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Chapter 1

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Department
Anthropology
Course
ANTH-2108
Professor
Jane Leverick
Semester
Fall

Description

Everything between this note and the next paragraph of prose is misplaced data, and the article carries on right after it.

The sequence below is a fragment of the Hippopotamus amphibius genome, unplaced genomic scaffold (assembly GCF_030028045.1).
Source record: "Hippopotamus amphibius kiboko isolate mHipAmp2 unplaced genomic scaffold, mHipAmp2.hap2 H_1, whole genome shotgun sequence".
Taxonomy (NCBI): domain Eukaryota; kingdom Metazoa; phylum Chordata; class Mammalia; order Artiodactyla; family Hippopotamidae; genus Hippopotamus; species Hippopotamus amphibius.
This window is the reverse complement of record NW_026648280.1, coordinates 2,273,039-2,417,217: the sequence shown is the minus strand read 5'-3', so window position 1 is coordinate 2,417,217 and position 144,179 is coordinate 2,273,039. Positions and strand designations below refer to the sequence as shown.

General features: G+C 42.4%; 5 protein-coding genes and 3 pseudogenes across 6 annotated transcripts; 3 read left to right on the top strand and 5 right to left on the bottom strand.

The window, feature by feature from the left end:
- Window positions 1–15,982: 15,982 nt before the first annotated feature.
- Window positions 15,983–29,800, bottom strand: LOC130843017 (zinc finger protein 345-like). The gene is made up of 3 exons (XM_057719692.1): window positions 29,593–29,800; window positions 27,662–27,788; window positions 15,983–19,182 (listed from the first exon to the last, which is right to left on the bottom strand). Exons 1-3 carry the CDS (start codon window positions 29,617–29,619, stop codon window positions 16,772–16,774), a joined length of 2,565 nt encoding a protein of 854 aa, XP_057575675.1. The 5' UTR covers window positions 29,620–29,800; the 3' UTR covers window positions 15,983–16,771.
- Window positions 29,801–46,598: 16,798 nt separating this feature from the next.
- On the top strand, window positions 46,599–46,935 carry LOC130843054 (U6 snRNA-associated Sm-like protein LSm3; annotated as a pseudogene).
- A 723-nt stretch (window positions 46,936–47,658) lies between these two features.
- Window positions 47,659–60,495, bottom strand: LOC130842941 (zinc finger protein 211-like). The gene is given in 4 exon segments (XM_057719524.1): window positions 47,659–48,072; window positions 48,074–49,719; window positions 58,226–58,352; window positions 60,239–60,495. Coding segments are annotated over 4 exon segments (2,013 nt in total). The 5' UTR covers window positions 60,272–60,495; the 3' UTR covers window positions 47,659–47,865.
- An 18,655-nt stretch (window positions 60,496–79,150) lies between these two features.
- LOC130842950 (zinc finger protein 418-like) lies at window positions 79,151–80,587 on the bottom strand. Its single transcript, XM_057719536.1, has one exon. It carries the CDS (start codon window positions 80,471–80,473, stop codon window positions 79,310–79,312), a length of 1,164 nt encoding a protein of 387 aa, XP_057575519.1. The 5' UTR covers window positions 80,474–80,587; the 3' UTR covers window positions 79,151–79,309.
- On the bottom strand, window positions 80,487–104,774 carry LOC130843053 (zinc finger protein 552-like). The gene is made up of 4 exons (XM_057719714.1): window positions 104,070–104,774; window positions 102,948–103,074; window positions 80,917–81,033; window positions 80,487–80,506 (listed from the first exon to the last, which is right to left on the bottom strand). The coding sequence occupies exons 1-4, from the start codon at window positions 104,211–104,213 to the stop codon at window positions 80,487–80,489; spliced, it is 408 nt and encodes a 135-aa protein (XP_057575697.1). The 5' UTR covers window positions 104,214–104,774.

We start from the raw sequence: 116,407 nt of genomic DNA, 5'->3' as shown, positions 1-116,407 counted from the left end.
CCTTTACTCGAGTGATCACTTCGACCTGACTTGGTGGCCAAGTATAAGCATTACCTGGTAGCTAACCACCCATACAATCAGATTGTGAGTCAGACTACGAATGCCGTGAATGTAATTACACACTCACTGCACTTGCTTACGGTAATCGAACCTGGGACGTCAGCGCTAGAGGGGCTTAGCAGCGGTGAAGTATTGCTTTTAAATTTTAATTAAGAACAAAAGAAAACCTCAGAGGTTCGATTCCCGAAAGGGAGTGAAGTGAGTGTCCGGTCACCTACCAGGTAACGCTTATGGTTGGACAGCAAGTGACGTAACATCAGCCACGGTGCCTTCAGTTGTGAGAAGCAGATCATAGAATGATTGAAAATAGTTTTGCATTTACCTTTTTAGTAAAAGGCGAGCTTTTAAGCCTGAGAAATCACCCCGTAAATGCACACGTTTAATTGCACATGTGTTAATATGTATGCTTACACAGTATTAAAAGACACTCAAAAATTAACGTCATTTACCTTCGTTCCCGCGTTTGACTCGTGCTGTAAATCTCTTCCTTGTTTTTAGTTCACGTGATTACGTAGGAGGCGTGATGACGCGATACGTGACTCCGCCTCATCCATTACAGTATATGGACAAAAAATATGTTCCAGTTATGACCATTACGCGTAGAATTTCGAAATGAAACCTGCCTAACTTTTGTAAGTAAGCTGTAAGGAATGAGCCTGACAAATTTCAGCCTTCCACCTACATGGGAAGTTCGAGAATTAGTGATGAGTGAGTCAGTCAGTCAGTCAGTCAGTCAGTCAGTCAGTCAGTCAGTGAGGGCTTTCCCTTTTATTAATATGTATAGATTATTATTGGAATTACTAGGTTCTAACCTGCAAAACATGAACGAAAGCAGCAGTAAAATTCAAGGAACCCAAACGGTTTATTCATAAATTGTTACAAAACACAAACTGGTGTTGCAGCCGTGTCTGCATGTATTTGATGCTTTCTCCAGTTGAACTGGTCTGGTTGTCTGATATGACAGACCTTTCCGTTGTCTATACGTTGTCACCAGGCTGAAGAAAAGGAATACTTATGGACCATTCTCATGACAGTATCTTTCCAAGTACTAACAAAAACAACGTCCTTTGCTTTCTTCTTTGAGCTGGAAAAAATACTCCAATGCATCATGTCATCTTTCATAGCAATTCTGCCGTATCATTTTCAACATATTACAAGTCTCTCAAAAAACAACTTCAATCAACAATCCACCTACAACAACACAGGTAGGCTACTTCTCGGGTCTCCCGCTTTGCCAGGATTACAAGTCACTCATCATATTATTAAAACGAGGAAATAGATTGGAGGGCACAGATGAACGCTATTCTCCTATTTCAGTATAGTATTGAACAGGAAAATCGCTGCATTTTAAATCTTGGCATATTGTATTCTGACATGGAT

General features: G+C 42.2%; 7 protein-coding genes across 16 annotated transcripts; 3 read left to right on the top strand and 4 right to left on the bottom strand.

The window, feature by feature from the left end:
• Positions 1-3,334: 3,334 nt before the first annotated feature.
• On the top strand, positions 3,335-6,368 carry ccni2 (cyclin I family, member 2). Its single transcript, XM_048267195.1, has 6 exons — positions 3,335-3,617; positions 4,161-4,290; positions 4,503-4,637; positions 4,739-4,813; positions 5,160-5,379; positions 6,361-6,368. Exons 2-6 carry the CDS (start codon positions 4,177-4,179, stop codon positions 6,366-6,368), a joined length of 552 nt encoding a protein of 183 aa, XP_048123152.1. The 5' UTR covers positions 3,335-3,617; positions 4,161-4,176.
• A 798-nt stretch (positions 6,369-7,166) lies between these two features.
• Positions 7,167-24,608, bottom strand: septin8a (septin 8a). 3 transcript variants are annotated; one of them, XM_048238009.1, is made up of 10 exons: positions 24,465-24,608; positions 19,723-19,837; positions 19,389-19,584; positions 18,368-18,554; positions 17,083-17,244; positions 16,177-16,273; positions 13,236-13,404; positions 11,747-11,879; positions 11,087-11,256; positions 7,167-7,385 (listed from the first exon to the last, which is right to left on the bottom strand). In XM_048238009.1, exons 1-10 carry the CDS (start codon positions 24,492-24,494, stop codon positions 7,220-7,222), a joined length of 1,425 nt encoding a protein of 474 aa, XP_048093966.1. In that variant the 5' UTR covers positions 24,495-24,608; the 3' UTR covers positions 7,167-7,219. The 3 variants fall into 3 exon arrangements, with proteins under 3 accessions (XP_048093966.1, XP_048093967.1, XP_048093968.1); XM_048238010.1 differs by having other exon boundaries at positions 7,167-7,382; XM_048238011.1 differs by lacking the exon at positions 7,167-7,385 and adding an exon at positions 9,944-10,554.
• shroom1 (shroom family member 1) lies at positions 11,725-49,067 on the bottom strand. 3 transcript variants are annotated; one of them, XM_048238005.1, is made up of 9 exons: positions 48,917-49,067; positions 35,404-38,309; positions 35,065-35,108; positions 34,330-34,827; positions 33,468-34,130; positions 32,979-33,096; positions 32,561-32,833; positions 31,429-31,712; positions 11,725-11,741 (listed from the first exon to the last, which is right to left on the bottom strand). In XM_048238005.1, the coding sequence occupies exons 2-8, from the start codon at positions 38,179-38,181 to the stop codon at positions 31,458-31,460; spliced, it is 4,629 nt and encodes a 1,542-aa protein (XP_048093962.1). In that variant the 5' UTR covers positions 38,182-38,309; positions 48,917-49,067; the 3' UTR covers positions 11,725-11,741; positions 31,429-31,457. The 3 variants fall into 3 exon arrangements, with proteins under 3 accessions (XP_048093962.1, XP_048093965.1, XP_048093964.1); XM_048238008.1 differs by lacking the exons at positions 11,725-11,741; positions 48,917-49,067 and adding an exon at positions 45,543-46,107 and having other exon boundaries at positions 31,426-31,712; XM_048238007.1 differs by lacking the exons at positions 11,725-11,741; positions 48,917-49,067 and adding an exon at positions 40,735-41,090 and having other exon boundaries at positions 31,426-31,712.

The Anthropological Study of Religion 28/09/2013 5:38:00 PM NEW and expanded sections on: “The Biological Basis of Religious Behavior” “Sorcery, Witchcraft and AIDS” “Modern Day Witch Hunts” “The Living Dead: Vampires and Zombies” “The Viking Draugar” “Zombies in Modern American Culture” Four new boxes on: “Religious Toys and Games” “Menstrual Tabus” "How Do You Get to Heaven” “The John Frum Cult” Two new maps: Show the locations of many of the societies discussed within the text The Anthropological Perspective  Religion seen from an anthropological perspective  Anthropology is the study of humanity; this is shared with many other subjects, like sociology, psychology, history, etc. o How is anthropology different?  Anthropologists study human societies as systematic sums of their parts, as integrated wholes; this is holism  i.e., the study of marriage: anthropologists believe that to have a full understanding, you need an understanding of all aspects of the society (politics, law, economics, etc.) The Holistic Approach  Studying a society holistically requires a great deal of time to observe human behaviour and interview members of a society; the scope must be limited, and that’s why anthropologists normally study small remote communities  It is becoming increasingly more common to study larger, more complex societies, due to the breakdown of isolation of smaller ones o Maintaining a limited focus; i.e., urban setting, focusing on hospital, neighbourhood, gang, etc. o Studies take place over a long period of time and require anthropologists to live within the community and participate (participant observation)  Students are first introduced to small communities, i.e., foraging bands, small horticultural villages, and pastoral nomadic groups o Ex. Trobriand Islanders (New Guinea), Navaho (US Southwest), Yanomamo (Northern South America), Murngin (Northern Australia, San (Southern Africa)  Societies seen as “primitive”; pejorative term -> better to say small-scale societies  World’s “great” religions: Judaism, Christianity, Islam, Buddhism o Similar in the way that they originate with one founder (Moses, Christ, Mohammad, Buddha)  Many small-scale societies do not follow one individual prophet/founder; so why study religions?  We are interested to see if religion is a human universal; is it practiced in all human societies?  Goal is to study the broad range if human beliefs/behaviours; only possible through cross-cultural comparisons The Study of Human Societies  Ethnographers who write ethnographies (descriptive study of human societies); not all descriptions of human societies are written by them o i.e., archaeologists would study the physical remains of societies that existed in the past, and cultural anthropologists would study societies that exist now/existed in the fairly recent past; all written about in the ethnographic present o societies are also grouped into culture areas (geographical areas summed together due to similar cultural traits) Culture Areas North America South America Africa Eurasia Oceania Arctic Coast Marginal Mediterranean Southwest Asia Indonesia-Philippine Northern Subarctic Tropical Forest Desert Central Asian Australia Great Basin-Plateau Circum-Caribbean Egypt Steppe Melanesia California Andean Western Sudan Siberian Micronesia Northwest Coast Eastern Sudan East Asian Polynesia Plains East Horn Civilizations Eastern Woodland East African Cattle Southeast Asia Southeast Madagascar India Southwest Khoisian European Meso-America Congo Guinea Coast Foragers Pastoralists Horticulturalists Intensive Agriculturalists Examples San, Murngin, Nuer, Massai Gururumba, Aztec, Korea, Amish Shoshoni Yanomamp, Azande Food getting Collectors: Animal Farming with simple Farming with advanced gathering, hunting, husbandry hand tools technology fishing Community Low population Low population Moderate population High population density, variables density, small density, small to density, medium large community size community size medium community size community size Settlement Nomadic or Nomadic or Basically sedentary, Permanent settlers patterns seminomadic seminomadic may move after several years Specialization No full-time Few full-time Few full-time Many full-time specialists specialists, some specialists, some specialists, some part- part-time part-time time Social Generally none Some Some Significant stratification The Fore of New Guinea: An Ethnographic Example  The Fore: group of 14,000 horticulturalists living in the eastern highlands of New Guinea (Melanesia culture area) o Group was brought to attention due to a medical problem -> solution led to a Nobel prize in medicine  200 deaths each year, mostly to women and children -> investigated in 1950s by Australian government  symptoms: jerking movements, shaking -> leading to loss of motor function  9 month illness; at the end, individuals could not eat or drink -> leading to death  illness named “kuru”; means “to tremble with fear”  illness confined to the Fore; infectious agent -> how was it spread? Contaminated water? Airborne? Sexually transmitted?  Cannibalism: customary for Fore to eat dead bodies as part of a funeral ritual -> infectious particles were not killed during cooking o Women and children had lower social status, and often ate the brain (where the particles traveled to in the body) o Government stopped the practice of cannibalism (long incubation period; symptoms did not show up for years) -> Fore complied, because they did not want to go to jail  Fore had an explanation for kuru: result of sorcery; a sorcerer would steal from a victim, then make a bundle with leaves, and bury it -> the bundle would rot, and the symptoms would show (Fore hid their belongings from sorcerers) o The Fore used a divination technique to cure kuru  From a Western point of view, we see the ethnography of the Fore and it illustrates holism; the medical problem affects various aspects of the society (death of women of childbearing age -> affects family, raising of children, farming, etc.); we see how the society explains kuru through religion Two Ways of Viewing Culture  What causes kuru? We look at biological (disease-causing organism) and cultural (cannibalism) factors; the Fore consider sorcery to be the cause o This is why we look with a holistic approach; insider and outsider o Physicians were unable to find the transmission mode, as they were looking at kuru strictly from a biological viewpoint; we are unable to be completely objective due to our own cultural background, training, education, etc.  Looking through etic analysis, we are able to see the Fore from an outsider’s perspective; this is useful in the sense of a therapist or a friend “looking in” on someone’s problems  Looking through emic analysis, we are able to see from an insider’s perspective; we can see the cause (sorcery) of kuru through the Fore’s eyes Cultural Relativism  We have a tendency to look at the Fore’s practices, such as cannibalism, through our own basis of cultural ideals/behaviours; this is ethnocentrism, where we judge other cultures’ values based on our own  We can only have a true understanding of other cultures if we remain neutral and accept their way of life as their own without judging; this is cultural relativism o Ex. Funerals: they differ from other rituals in the fact that there is a dead body -> all cultures will dispose of the body in one way or another (burial, cremation, decay in trees, etc.)  While we may see the Yanomamo’s funeral ritual (preparing stew with ashes) as horrifying, they might see our burials as horrifying and lacking in respect Postmodernism  Began in the 1980s -> it is a reaction to modernity (Renaissance), where science/scientific method were highlighted o Postmodernism is the opposite: it shows that we do not have absolute knowledge of the world, and knowledge is a “human construction” that must be “deconstructed” -> science has limitations and there are always multiple viewpoints  Postmodernism is useful for anthropologists in that it helps ethnographers look at cultures from a more culturally relative, objective point of view -> it is impossible to fully understand a culture/a person o i.e., Karen McCarthy Brown: 1978, ethnography Mama Lola: a Vodou Priestess in Brooklyn; showcasing the troubles that a Haitian woman had fitting in NYC -> Brown became a Vodou Priestess herself Universal Human Rights  Can we have complete neutrality when observing another culture, even when witnessing something that could go against human universal rights, i.e., genital mutilation/cannibalism? o We observe through cultural relativism -> but even though we understand the meaning/why the culture does something, is it still wrong?  Robert Edgerton proposed a set of criteria to distinguish these situations: o I shall first define maladaptation as the failure of a population or its culture to survive because of the inadequacy or harmfulness of one or more of its beliefs or institutions. Second, maladaptation will be said to exist when enough members of a population are sufficiently dissatisfied with one or more of their social institutions or cultural beliefs that the viability of their society is threatened. Finally, it will be considered to be maladaptive when a population maintains beliefs or practices that so seriously impair the physical or mental health of its members that they cannot adequately meet their own needs or maintain their social and cultural system. o Criteria are based on survival of society and ability to function; NOT from an etic analysis of morality  ex. Aztec (Meso-America culture area) practice of cannibalism; elite conquered neighbouring groups , tribute in the form of gold/valuables and P.O.W were captured and eaten -> can this be explained by a protein-poor environment, or a culturally relative point of view that it was done to appease the gods?  Edgerton says NO: the rituals were not prepared adequately, and the humans were prepared like cattle; human flesh was a delicacy and desired The Concept of Culture  Aspects of peoples’ lives, such as marriage, family, child-rearing, hunting/farming, trade, politics, technology, etc. all make up culture  Edward B. Tylor defined culture in 1871: o Culture…is that complex whole, which includes knowledge, belief, art, morals, law, customs, and any other capabilities and habits acquired by man as a member of society.  Basically culture is holistic and can be learned o What separates humans from other social groups?  Ants can be categorized by stereotypes/behaviours  Ant behaviour is innate  Humans seem to be able to be categorized, but we are much more complex  Some human behaviour is innate, but most is learned/shared  Culture is based on the use of symbols; shared understandings about the meaning of words/attributes/objects o i.e., red light means stop, black is the colour of mourning, etc.; it is all arbitrary -> in other cultures, white is the colour of mourning Viewing the World  Culture is more than human activity; people have different belief systems/perceptions/understandings of the world  Culture gives meaning to reality; the world is physical and real, and yet it is different for everyone o i.e., we see a mountain, a geologist sees a natural rock formation, a hydrologist sees something that brings water to a desert town in the mountain when there is snow, a biologist sees a home of plants and animals  to many people, a mountain can be the home of the gods, or a place where spirits would congregate  Mount Sinai (Moses), Mount Olympus (Greek Gods), 4 sacred mountains of the Navaho world o i.e., constellations: some may see Orion (son of Poseidon, killed for loving Artemis, placed into the sky), but in Japan, they see tsuzumi (drum), or a kimono sleeve Attempts at Defining Religion  An operant definition (defined terms so they are observable and measurable) is needed to define religion  Various ways to define: analytic, functional, essentialist o Analytic definition: focuses on the way religion manifests itself or is expressed in a culture  Ex. Defining religions by stating that religious practices generally include rituals  Tylor defined religion as animism, a belief in spirit beings  Spiro defined religion as “an institution consisting